Step 4 - Prepare your dye area.

I'm using the sink in my studio to dye these hankies; it's a great area to dye as it helps limit the amount of mess made. You can also use a large plastic tub or laundry sink. I have placed two racks in the sink. This method elevates the hankies off the floor of the sink and allows the excess dye to run freely underneath.  Otherwise, the dyes will collect under the hankies and the colours may mix and become muddied. Any type of rack will do: e.g. a cooling rack (like the ones used for baking) or whatever you have handy. 


When your hankies are completely soaked through, gently squeeze out excess water and place them on the rack ready for dyeing.  You want them to be wet but not dripping wet.



Step 5 - Dye

There are so many ways you can apply dyes. I've just poured the dyes onto the hankies but you can also use a baster for a little more control.  I like a 'marbled' look, so I randomly splash dyes here and there, but you can also stripe them or make patterns; it's up to you!  You need to apply dyes to BOTH 'sides' of the hankies, so don't forget to turn the batch over.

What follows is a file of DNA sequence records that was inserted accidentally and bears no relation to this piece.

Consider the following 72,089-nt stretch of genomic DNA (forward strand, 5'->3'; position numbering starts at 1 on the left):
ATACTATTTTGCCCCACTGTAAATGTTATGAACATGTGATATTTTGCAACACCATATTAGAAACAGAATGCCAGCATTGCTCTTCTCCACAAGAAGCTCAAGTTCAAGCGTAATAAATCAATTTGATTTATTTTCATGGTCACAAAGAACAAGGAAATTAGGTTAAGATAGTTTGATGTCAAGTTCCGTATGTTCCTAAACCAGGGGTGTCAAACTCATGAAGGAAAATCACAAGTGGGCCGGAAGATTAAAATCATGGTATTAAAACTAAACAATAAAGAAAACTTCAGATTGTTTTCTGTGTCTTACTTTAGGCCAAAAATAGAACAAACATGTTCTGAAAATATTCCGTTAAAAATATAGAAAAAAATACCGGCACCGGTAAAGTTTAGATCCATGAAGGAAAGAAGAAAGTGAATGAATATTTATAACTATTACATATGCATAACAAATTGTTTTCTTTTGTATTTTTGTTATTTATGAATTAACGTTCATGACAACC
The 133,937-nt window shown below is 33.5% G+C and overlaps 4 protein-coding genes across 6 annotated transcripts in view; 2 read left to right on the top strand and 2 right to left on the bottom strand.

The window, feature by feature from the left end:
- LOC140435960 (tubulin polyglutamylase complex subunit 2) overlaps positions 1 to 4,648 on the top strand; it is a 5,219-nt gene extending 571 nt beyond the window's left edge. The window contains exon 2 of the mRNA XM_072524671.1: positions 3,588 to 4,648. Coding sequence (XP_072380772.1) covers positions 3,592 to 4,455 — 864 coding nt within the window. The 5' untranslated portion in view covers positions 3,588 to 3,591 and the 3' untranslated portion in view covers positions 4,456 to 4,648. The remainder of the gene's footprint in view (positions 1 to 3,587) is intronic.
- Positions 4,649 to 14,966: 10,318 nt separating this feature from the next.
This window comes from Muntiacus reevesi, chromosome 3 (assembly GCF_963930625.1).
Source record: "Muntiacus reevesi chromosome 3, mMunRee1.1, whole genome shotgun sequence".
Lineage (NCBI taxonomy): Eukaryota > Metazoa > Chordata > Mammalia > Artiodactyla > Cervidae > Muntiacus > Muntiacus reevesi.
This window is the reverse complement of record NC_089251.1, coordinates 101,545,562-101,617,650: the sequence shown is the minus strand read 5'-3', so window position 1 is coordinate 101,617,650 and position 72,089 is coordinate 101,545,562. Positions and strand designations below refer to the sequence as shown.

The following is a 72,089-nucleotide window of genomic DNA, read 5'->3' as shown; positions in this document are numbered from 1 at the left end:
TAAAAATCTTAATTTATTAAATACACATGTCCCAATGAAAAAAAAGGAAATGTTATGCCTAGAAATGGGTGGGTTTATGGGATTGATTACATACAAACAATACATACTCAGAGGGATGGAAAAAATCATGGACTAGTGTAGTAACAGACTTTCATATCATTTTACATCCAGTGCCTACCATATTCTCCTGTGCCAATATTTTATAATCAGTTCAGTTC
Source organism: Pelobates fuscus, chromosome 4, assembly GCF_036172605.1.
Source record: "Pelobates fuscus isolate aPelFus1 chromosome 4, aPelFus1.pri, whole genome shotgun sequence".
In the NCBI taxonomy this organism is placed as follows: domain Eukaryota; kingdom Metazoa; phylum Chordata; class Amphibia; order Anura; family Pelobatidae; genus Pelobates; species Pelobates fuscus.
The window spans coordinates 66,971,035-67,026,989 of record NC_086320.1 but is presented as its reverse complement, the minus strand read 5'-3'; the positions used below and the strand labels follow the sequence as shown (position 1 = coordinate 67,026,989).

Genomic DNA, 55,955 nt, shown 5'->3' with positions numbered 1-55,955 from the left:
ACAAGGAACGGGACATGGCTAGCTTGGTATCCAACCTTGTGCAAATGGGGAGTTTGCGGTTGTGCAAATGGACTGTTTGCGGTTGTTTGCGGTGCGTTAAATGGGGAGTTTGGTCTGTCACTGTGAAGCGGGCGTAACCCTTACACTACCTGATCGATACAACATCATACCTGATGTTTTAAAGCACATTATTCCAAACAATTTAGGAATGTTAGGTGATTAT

As you can see, some of the dye has soaked through but there is still a large area that remains undyed.  Apply the rest of the dye to this side.



Step 6 - Heat Set

Once you've applied your dyes, gently roll up the hankies.  They must now be heated to set the dyes permanently to the fibre. There are two ways of doing this: the first uses a microwave and, the second, a stove top.